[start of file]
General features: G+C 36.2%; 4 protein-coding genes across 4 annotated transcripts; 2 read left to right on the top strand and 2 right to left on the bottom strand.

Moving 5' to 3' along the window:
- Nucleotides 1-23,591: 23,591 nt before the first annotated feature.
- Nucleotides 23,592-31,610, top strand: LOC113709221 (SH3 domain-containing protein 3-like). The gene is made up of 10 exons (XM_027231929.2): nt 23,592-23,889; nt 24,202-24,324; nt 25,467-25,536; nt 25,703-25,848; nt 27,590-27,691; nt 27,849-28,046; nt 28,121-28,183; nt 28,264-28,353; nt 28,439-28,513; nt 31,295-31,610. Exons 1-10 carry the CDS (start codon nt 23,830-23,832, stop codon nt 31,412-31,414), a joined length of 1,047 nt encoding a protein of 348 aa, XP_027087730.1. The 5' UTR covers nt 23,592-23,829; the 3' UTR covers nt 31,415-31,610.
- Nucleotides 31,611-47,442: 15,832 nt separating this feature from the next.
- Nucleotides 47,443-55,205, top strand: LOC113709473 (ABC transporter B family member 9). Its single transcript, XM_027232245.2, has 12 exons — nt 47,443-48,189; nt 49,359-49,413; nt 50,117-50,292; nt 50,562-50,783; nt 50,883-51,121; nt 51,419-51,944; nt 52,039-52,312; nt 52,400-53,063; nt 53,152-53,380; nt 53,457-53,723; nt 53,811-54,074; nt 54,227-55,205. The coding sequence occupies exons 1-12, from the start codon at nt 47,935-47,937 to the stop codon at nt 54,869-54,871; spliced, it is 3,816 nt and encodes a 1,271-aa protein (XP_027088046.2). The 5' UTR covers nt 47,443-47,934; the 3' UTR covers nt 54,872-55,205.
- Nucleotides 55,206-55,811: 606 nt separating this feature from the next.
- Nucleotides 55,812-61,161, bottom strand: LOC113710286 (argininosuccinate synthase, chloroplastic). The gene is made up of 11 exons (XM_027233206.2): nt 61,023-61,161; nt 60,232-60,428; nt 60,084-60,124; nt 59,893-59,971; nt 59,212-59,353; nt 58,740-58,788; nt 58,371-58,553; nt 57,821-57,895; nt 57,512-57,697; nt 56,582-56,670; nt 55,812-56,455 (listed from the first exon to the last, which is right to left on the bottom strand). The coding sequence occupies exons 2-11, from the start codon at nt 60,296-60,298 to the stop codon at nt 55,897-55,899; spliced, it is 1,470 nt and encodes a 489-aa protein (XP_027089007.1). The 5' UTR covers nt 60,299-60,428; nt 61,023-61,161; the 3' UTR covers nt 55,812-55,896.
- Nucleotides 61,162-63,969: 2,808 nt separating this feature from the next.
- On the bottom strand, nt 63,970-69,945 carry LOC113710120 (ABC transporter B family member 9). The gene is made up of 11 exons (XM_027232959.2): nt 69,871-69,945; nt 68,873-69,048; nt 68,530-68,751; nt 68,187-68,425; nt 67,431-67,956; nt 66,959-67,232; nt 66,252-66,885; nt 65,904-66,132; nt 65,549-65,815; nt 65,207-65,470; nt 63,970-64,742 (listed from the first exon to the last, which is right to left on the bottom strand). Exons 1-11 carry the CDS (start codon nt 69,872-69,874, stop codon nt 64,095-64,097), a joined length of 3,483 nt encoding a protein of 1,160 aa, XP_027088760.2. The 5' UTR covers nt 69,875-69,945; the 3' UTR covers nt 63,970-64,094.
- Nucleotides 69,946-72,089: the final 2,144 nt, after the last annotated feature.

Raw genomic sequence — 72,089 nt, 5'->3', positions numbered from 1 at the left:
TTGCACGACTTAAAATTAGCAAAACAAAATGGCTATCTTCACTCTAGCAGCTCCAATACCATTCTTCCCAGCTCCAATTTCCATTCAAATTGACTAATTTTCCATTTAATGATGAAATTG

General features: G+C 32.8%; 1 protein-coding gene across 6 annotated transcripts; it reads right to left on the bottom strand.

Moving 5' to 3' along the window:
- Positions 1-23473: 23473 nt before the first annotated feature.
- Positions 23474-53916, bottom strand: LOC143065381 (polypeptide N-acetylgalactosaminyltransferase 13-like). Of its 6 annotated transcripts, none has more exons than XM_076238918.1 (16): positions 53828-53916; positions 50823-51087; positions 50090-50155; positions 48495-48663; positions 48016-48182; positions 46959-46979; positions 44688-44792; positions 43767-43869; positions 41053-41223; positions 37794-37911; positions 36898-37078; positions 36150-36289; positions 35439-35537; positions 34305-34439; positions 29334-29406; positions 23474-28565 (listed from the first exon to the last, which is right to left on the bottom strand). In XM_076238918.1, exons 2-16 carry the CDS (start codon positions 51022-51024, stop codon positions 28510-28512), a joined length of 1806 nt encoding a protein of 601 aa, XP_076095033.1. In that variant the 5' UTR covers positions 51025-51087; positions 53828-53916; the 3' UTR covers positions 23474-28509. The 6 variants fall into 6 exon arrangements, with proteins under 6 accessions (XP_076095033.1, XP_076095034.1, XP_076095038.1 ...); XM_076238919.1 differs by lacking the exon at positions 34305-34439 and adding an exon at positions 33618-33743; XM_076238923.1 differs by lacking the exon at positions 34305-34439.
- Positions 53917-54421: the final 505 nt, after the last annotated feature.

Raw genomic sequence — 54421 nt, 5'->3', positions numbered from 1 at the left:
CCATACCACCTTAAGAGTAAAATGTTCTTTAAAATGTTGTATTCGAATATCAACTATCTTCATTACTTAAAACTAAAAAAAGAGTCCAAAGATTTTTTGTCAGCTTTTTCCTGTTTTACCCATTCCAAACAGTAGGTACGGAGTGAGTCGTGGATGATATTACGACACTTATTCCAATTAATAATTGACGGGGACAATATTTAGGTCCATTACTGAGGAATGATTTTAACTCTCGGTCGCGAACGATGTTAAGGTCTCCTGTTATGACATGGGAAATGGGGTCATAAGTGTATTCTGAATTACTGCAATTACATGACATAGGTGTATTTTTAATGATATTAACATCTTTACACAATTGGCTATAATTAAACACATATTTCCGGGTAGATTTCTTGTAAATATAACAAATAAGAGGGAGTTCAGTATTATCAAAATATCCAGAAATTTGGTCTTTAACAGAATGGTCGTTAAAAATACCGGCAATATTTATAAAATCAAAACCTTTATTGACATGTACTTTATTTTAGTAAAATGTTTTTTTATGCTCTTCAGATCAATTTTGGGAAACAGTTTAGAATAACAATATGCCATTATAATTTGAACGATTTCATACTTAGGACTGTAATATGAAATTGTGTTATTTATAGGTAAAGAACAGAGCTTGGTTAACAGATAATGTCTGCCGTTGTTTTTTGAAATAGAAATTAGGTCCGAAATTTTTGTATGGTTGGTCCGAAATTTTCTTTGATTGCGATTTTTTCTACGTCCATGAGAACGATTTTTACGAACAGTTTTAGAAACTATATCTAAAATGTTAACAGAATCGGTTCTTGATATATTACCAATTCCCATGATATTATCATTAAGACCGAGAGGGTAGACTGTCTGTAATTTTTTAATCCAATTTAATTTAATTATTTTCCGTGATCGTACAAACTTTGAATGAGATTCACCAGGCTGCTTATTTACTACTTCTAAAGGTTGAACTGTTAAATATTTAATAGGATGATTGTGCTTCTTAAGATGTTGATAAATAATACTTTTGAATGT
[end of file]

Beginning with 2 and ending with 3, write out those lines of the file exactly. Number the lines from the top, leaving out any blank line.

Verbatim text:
Moving 5' to 3' along the window:
- Nucleotides 1-23,591: 23,591 nt before the first annotated feature.